By Gail Roughton (Guest Blogger)
Has a story ever haunted you? I don’t mean as a reader. Or as a writer. I mean you, personally—that tale from the campfire at summer camp. “See, there was this guy with a hook where his hand used to be…” The whispered tales from childhood spend-the-nights, told under covers because it’s 2:00 a.m. and you’re supposed to be asleep even if it is a-spend-the night. “My Granny, she says don’t nobody go into Hoot Owl Holler, not ever…” The urban legends bandied about amidst shrieks and screams at a teen-age slumber party, without much regard to how loud it gets because you’re teenagers now and nobody expects you to be asleep at a slumber party. “Didn’t you know? There’s a man buried in Graceland Cemetery with a stake through his heart…”
I heard those tales, of course, and I told my share of them. But most of all, I read them. I read them in the most fitting location for such stories imaginable. I grew up by the banks of Stone Creek Swamp, squarely in the middle of the state of Georgia. Beautiful? Oh, yes. Deadly? Oh, yes. Not a place you’d care to get lost in. Don’t believe me? Try it and see. As a backdrop for tales of terror and suspense? Unequalled. The perfect place to produce a writer who always has a trace of—shall we say—the unnatural—in her stories.
But how to blend that trace of the unnatural into the natural? How to tell a story that takes the unbelievable and transforms it into the utterly believable? Ah. There’s the rub. A writer takes a little of this story, a little of that history, and blends it together in a new recipe. But why did that particular recipe pop into their brain in the first place? What made them even think of it?
In my case, it happens when things just—converge. See, I grew up with one of those urban legends. My home town has a very old, very historic cemetery. A beautiful place. They have tours every spring and every fall. And I grew up on the story of a man buried there with a stake through his heart. I don’t have any idea if there’s any basis in that story, I don’t even know if it’s a well-known story or one that only a few people bandy about. But to the little girl who read Edgar Allen Poe and H. P. Lovecraft and Bram Stoker on the banks of Stone Creek Swamp, it was fascinating.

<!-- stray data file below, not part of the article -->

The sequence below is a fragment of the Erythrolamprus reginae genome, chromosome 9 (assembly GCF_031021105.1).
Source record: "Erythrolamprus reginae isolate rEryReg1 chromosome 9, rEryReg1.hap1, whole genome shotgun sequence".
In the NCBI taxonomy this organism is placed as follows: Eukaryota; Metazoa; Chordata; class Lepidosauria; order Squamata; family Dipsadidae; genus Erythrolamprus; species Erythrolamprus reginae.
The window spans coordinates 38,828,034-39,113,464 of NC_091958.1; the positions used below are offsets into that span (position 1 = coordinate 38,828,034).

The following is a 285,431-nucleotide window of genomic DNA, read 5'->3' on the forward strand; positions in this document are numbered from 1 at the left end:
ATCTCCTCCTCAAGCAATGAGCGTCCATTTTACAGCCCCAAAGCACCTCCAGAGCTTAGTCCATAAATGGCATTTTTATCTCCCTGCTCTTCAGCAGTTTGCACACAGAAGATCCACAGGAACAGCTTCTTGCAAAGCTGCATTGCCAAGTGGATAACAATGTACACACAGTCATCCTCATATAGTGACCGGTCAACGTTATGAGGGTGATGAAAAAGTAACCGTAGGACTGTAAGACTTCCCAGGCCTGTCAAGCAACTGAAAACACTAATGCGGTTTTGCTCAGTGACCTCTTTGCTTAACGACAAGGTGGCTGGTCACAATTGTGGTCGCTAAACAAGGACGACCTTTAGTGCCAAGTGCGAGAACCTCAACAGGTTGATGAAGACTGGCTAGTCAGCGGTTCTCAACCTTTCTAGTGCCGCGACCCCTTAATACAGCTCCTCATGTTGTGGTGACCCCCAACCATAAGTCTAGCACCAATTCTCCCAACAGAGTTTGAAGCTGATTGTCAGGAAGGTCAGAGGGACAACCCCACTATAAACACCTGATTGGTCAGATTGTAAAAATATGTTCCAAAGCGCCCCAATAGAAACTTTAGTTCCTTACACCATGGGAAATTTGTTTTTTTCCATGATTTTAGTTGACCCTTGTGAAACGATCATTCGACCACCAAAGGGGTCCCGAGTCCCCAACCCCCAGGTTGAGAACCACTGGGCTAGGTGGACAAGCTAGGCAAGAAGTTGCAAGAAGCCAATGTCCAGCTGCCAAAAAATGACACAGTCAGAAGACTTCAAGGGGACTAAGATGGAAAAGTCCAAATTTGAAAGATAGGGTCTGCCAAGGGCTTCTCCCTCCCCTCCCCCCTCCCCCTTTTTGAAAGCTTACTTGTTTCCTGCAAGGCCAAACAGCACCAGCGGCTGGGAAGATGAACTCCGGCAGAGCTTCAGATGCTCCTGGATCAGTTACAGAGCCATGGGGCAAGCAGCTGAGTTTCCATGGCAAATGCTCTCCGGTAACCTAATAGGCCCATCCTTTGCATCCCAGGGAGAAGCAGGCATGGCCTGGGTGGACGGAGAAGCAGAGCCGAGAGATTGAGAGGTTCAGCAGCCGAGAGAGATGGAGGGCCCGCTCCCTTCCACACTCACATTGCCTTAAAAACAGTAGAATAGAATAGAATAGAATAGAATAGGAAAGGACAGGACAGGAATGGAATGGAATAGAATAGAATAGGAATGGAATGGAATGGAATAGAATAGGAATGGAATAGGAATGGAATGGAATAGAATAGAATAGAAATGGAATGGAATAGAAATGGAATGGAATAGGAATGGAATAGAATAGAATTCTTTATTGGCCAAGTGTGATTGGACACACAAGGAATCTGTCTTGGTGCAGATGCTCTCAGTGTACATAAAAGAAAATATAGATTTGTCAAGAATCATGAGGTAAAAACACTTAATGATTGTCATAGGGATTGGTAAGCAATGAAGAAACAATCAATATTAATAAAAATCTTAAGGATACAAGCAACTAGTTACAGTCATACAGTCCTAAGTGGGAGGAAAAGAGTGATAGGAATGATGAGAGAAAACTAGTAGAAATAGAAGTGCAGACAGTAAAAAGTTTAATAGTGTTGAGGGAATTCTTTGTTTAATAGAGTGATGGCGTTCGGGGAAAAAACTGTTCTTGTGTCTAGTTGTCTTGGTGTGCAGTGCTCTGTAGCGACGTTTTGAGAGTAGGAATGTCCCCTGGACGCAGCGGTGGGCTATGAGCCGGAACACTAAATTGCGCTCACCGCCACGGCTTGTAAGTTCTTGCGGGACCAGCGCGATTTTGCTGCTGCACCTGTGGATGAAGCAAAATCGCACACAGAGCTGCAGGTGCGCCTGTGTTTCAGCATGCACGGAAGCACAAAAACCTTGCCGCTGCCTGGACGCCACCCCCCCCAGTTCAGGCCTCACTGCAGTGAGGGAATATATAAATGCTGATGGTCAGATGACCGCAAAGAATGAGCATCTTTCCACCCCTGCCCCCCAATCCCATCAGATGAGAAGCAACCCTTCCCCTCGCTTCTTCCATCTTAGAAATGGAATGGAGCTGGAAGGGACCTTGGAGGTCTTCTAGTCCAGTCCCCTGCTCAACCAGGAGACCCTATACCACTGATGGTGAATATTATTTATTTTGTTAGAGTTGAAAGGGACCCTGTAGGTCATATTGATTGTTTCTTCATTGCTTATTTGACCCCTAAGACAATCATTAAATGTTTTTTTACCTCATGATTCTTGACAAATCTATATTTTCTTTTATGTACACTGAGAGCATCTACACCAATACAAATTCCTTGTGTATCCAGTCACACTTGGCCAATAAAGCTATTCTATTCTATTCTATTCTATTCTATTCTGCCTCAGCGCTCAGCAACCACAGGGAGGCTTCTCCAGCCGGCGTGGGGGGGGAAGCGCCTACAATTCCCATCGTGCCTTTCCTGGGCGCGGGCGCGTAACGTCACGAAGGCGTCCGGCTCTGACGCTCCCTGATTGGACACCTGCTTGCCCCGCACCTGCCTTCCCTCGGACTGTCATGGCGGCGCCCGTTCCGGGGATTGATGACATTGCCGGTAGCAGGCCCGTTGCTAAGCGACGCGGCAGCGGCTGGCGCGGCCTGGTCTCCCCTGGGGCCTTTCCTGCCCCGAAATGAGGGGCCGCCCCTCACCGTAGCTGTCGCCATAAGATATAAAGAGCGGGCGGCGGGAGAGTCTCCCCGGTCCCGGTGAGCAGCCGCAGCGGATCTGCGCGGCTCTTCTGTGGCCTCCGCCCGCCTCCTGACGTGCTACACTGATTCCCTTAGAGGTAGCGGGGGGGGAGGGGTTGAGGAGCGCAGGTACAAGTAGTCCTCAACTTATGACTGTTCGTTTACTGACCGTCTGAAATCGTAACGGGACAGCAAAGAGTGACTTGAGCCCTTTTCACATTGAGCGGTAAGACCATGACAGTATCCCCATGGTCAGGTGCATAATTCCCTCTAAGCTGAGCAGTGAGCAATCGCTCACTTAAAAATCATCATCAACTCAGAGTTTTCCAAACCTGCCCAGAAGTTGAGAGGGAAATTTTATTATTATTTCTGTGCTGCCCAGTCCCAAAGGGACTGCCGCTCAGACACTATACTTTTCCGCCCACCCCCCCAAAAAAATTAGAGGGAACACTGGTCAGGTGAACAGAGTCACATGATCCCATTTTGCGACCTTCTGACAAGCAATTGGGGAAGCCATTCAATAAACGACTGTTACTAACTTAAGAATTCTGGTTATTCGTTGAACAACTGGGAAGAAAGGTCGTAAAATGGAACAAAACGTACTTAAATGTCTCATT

That little girl grew up and went to work in a law office. Actually, she’d planned to be a lawyer but knew she’d have to work her way through law school and figured being a legal secretary would be on-the-job experience, so to speak. (After she spent a few years in the legal world, she became terrified she’d turn into an attorney, and so kept her niche as legal secretary/paralegal and turned into a writer instead.) But I digress. During the course of this journey, she answered her boss’s phone one afternoon when said boss was out of the office. “This is Jim Smith from Graceland Cemetery.” (Not really, names changed to protect the guilty, in this case, that little girl who grew up and became a writer rather than a lawyer. Me.) “Please have him call me.”
No problem. I wrote the message right up. “Jim Smith, Graceland Cemetery, 555-5555. Has a vampire in one of the mausoleums and would like him evicted.” Don’t ask me why that popped into my head. Seemed like a good idea at the time. My boss came in, picked up his messages, read same, and hollered “What?!” out the door and we all had a good laugh. But that’s when it lodged in my brain, that a short satire, a “Night Court” sort of thing would be hysterical. What would happen if a cemetery tried to evict a vampire? From his own mausoleum?
Somewhere along the way, the whole idea ceased to be a satire and it damn sure ceased to be short. It became an obsession. How to showcase this story, these characters, this backdrop? Because by that time, it had become a family saga, set against the backdrop of the small city I knew best in all the world, flipping from 1888 Macon, Georgia to modern day Macon. Using real street names and business names and landmarks. A love song to my own heritage. And of course, being a love song to my heritage, it absolutely had to showcase Stone Creek Swamp as well, now didn’t it? I finished the first draft in 1993. It took me three years. I threw away more pages than I kept. And I thought it was wonderful. I put it in the closet (about all I did with any of my books for years) and left it there for about fifteen years. I pulled it back out and decided it wasn’t wonderful but it was pretty close and re-worked it a bit and put it back in the closet again. A few years ago, when I entered the world of professional writers and realized how amateurish my early work actually was, I pulled it out and recognized it was very, very far from wonderful. So I re-worked it yet again, from start to finish. And I used everything I’d learned in over twenty years of writing. More important, I used everything I’d learned in the two years since I’d been an actual published author.
And finally—I presented it to the world. My love song to Stone Creek Swamp. To Macon, Georgia. To the history that made me who and what I am. So come. Follow me. Into shades and colors you’ve never thought of before. Like The Color of Seven. Like The Color of Dusk. Follow me into Dark. The Dark Series.